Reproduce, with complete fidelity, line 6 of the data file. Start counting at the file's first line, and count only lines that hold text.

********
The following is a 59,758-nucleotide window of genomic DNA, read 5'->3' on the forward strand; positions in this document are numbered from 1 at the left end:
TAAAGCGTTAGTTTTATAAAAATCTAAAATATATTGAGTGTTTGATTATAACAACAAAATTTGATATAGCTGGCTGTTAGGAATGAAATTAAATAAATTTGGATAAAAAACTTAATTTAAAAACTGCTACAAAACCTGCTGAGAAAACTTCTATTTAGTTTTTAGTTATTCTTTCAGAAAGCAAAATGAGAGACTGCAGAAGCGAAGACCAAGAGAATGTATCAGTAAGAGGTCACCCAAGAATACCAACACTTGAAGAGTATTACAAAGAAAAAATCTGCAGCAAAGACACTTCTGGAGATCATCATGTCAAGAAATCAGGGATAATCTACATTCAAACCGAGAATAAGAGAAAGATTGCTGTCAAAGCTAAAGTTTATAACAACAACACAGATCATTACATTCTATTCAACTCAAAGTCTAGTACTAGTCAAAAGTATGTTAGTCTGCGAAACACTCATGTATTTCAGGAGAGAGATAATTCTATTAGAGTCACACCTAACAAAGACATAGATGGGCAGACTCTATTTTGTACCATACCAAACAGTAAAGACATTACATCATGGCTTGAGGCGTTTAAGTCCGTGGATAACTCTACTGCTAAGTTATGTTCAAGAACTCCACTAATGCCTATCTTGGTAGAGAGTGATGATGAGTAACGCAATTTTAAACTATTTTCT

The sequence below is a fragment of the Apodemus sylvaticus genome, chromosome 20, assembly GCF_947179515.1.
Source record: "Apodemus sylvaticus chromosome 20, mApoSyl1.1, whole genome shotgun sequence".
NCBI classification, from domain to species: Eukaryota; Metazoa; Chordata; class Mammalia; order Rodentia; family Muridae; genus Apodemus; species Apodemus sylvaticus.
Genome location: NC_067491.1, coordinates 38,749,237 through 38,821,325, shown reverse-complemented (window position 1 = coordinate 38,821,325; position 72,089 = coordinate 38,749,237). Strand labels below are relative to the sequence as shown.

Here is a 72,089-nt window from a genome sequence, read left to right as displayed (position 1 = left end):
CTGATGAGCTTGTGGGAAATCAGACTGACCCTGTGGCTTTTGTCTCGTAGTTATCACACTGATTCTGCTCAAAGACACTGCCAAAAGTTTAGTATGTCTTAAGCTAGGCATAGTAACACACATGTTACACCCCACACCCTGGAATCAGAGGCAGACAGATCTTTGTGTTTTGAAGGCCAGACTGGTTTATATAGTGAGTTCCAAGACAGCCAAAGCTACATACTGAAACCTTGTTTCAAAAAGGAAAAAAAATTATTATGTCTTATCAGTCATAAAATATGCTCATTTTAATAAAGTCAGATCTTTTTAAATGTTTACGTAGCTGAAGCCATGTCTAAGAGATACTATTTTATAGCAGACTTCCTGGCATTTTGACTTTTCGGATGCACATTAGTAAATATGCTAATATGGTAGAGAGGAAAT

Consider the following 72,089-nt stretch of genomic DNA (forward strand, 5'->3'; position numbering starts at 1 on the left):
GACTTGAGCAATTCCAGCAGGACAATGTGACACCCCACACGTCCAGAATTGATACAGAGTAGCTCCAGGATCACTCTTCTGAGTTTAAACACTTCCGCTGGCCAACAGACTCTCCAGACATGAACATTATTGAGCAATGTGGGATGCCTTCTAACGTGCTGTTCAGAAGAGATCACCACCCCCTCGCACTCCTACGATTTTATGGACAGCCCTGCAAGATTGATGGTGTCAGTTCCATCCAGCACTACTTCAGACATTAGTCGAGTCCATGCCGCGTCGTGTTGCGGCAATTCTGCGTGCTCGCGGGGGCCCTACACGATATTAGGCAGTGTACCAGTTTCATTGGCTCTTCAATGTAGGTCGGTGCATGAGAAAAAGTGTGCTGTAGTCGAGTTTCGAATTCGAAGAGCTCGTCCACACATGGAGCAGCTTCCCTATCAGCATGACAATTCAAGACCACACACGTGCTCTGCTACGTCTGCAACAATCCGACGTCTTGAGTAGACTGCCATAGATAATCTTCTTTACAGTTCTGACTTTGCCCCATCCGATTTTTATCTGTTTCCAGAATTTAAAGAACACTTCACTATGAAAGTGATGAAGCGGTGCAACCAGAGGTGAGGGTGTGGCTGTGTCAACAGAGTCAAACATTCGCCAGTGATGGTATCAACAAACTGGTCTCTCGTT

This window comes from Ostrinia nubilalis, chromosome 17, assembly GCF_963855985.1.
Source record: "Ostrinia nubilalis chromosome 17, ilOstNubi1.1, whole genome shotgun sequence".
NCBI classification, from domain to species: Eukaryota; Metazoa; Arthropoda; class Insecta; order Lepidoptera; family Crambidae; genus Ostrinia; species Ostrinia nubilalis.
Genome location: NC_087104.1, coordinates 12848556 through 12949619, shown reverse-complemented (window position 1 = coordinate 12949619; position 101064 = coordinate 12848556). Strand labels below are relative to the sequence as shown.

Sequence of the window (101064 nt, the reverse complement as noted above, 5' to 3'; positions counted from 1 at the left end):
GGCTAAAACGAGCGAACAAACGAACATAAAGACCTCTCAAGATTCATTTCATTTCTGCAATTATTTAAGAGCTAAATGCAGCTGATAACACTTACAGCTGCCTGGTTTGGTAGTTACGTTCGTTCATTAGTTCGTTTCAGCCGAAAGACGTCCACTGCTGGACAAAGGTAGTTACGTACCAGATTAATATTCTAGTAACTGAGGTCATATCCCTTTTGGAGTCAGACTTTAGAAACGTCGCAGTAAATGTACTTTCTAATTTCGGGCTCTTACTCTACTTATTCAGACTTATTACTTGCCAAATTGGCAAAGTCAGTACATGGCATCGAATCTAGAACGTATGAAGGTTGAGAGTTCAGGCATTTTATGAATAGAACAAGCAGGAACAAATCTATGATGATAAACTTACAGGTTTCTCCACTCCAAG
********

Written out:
Genome location: NC_067491.1, coordinates 38,749,237 through 38,821,325, shown reverse-complemented (window position 1 = coordinate 38,821,325; position 72,089 = coordinate 38,749,237). Strand labels below are relative to the sequence as shown.